I tend to squirrel away items, including food. Hello, producers of Hoarders TV shows? I think I'm your next candidate. When I'm at Costco, the power of bulk buying takes over, I inevitably make the rookie mistake every time, despite my frequent visits, and I wind up with something weird like a huge block of gorgonzola cheese or three pounds of baby green beans. Hey, it happens. I can be like Liz Lemon from 30 Rock, and just sit on the couch and eat cheese all day, but everything else needs a purpose, lest it rot in our crisper drawer.
I defrosted a pork tenderloin because again, I squirrel food, which includes buying meat on sale and wrapping/freezing it for later use. Digging through the pantry, I found a random bag of dried wild mushrooms. I can't remember why I bought it, but there they were. These seemingly unrelated items came together like a puzzle in my brain and I got cookin'.
The mushrooms were rehydrated in hot water and chopped up. The mushroomy liquid was reserved for a pan sauce. I took a leftover shallot and finely diced it, saving half for the sauce and the other for the pork stuffing. I wilted some fresh spinach that was already getting wilty in the fridge and added the mushrooms and shallot with some salt and pepper. The mixture became the stuffing for the pork tenderloin, laid down the middle and then tied it all up with string to keep it together. I salted and peppered the outside of the stuffed tenderloin, seared it in a hot pan to give it a bit of crust, and then let it finish off on a baking sheet in the oven. I deglazed the pan with the mushroom liquid, along with some marsala sitting in the pantry, added the last of the shallots, a bit o' seasoning, and let the sauce reduce.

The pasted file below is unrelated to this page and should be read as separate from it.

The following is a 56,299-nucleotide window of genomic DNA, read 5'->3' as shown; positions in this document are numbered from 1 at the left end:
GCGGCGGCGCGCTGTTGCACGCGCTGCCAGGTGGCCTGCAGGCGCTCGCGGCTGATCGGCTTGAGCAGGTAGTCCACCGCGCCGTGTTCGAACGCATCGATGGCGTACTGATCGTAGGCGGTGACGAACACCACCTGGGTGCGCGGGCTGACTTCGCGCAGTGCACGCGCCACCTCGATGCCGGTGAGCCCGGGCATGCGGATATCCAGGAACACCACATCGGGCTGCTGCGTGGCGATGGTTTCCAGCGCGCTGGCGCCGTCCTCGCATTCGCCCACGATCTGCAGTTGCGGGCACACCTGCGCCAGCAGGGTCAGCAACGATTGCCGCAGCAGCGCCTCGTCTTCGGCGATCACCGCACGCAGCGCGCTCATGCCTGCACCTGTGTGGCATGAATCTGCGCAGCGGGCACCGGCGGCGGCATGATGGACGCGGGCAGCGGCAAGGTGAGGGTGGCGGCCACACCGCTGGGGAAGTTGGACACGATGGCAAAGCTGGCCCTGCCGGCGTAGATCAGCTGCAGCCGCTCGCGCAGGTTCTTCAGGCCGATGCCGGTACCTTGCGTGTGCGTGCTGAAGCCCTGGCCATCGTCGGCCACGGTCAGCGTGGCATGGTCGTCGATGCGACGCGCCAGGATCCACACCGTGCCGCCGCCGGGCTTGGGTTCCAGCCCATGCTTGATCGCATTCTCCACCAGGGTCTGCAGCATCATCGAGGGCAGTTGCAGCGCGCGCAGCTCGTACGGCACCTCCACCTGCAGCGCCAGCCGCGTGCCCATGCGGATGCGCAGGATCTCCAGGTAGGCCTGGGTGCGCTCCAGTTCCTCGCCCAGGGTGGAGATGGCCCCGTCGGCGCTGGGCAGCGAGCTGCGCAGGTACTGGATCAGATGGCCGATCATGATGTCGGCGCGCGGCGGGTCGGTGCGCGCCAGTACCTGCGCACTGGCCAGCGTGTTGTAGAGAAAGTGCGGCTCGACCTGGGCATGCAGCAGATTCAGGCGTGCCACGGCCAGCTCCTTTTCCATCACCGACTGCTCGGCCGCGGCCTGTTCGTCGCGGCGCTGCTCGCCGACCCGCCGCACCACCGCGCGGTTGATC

The green beans were lightly blanched in boiling water, drained off, and then tossed with a little salt, pepper, some olive oil, and crumbles of the gorgonzola cheese. This made for a pretty side dish next to the slices of stuffed pork tenderloin. I think the point of these unplanned meals is to show that cooking doesn't have to be a labored, heavily-planned event. It can be inspired by whatever's available, and the flavors can be pushed and pulled to work together, even if on their own, the ingredients don't look like they'd play nicely in the sandbox.
Denise Sakaki is a freelance food writer and photographer living in the Pacific Northwest.
(Image: Denise Sakaki)